UN expands civilian camps as Mosul airstrikes resume

A member of the Iraqi forces adjusts a mortar launcher at a position in western Mosul on Tuesday, during an offensive to retake the city from IS jihadists. (AFP)
Updated 05 April 2017
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UN expands civilian camps as Mosul airstrikes resume

IRBIL: The UN said on Tuesday it is expanding camps for displaced people around Mosul, as airstrikes resumed on Daesh positions in Iraq’s second largest city.
More than 300,000 people have fled Mosul since the start of the US-backed campaign in October, the office of the UN Humanitarian Coordinator in Iraq said in a statement.
Mosul had a pre-campaign population of about a million and half, split more or less evenly between the sides lying east and west of the Tigris river that runs through the middle.
Iraqi forces captured the eastern side in January and in February launched a second phase to take the western side, with air and ground support from a US-led coalition.
They are now battling to take the northwestern part, but the civilian death toll has mounted in the densely populated Old City, where the militants are dug in among residents.
More people are expected to flee the fighting and camps for the displaced north and east of Mosul are expanding, the UN statement said.
Airstrikes on the city by the Iraqi air force resumed on Tuesday as the sky cleared after several days of bad weather, the Iraqi military said.
A number of Daesh commanders were killed in an airstrike on a position in Hay Al-Tanak, a stronghold of the group in the west of Mosul, the Iraqi military said in statement.
Among those killed were commanders in charge of booby traps, of Arab suicide fighters and child recruitment, the statement added, without identifying them by name.
Daesh media outlets did not mention the strike.
The improved weather should also allow ground forces to resume their advance toward the Grand Al-Nuri Mosque, where the militants’ leader, Abu Bakr Al-Baghdadi, declared a “caliphate” nearly three years ago over parts of Iraq and Syria.
The current phase of the campaign is the most difficult as narrow alleyways in the densely populated old city limit the use of artillery, air power and armored vehicles.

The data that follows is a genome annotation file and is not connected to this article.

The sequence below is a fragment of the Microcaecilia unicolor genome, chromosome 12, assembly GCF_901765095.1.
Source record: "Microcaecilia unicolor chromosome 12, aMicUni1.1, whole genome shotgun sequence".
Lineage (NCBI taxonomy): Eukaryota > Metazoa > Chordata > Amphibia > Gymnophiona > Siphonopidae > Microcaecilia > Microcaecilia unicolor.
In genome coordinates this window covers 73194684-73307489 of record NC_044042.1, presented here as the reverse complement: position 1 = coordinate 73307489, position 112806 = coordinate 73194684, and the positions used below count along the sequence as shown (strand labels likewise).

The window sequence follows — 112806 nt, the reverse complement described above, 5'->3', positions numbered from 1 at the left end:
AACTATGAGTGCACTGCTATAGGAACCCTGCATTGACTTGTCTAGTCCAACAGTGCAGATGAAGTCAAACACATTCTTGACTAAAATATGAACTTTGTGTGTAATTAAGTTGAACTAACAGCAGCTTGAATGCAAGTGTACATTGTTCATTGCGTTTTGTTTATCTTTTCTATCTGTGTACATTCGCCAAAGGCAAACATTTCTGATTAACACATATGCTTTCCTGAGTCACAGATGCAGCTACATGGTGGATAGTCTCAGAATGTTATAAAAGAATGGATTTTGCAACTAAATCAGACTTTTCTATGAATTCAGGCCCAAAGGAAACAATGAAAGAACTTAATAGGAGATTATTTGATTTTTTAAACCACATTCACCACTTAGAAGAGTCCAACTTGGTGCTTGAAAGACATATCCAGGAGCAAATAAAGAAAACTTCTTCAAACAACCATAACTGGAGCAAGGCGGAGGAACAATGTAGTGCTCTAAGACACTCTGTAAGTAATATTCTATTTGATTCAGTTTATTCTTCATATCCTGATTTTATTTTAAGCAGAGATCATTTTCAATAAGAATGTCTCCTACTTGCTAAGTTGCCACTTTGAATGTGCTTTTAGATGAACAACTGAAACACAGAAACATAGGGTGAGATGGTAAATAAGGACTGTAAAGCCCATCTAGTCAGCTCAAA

An explosion in western Mosul last month killed between 60 and 240 people, according to various accounts.


Houthis mobilize to fight ahead of UN envoy’s visit

Pro-government drive in an industrial district in the eastern outskirts of the port city Hodeidah. (AFP)
Updated 19 November 2018
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Houthis mobilize to fight ahead of UN envoy’s visit

  • Dozens of Houthis put on a show of strength on the outskirts of Sanaa on Saturday
  • UN special envoy Martin Griffiths said on Friday that he plans to travel to Sanaa in the coming week

SANAA: Iran-backed Houthi militias have said they are ready to mobilize more fighters to the frontline despite a lull in battleground Hodeidah, as the UN envoy prepares to visit the country to boost peace efforts.

Dozens of Houthis put on a show of strength on the outskirts of Sanaa on Saturday, apparently getting ready to head toward Hodeidah, a Red Sea city home to a vital port.

Men, some of whom looked very young, were lining up with bandoliers around their shoulders and rifles in their hands, chanting Houthi slogans.

Residents said on Sunday that relative calm had held in Hodeidah city since pro-government forces announced a pause in their offensive last week amid international calls for a cease-fire and UN-led peace efforts.  They added, however, that they remain on edge.

UN special envoy Martin Griffiths said on Friday that he plans to travel to Sanaa in the coming week to finalize arrangements for peace talks to take place in Sweden soon.

Hameed Assem, a member of the militia delegation expected to take part in the negotiations, said that Houthis will continue to mobilize if UN efforts for peace fail to materialize.

Pro-government forces on Wednesday suspended their 12-day offensive in Hodeidah.

Griffiths said on Friday that both the government and the Houthis have shown a “renewed commitment” to work on a political solution and have given “firm assurances” that they will attend the talks. No date has yet been set.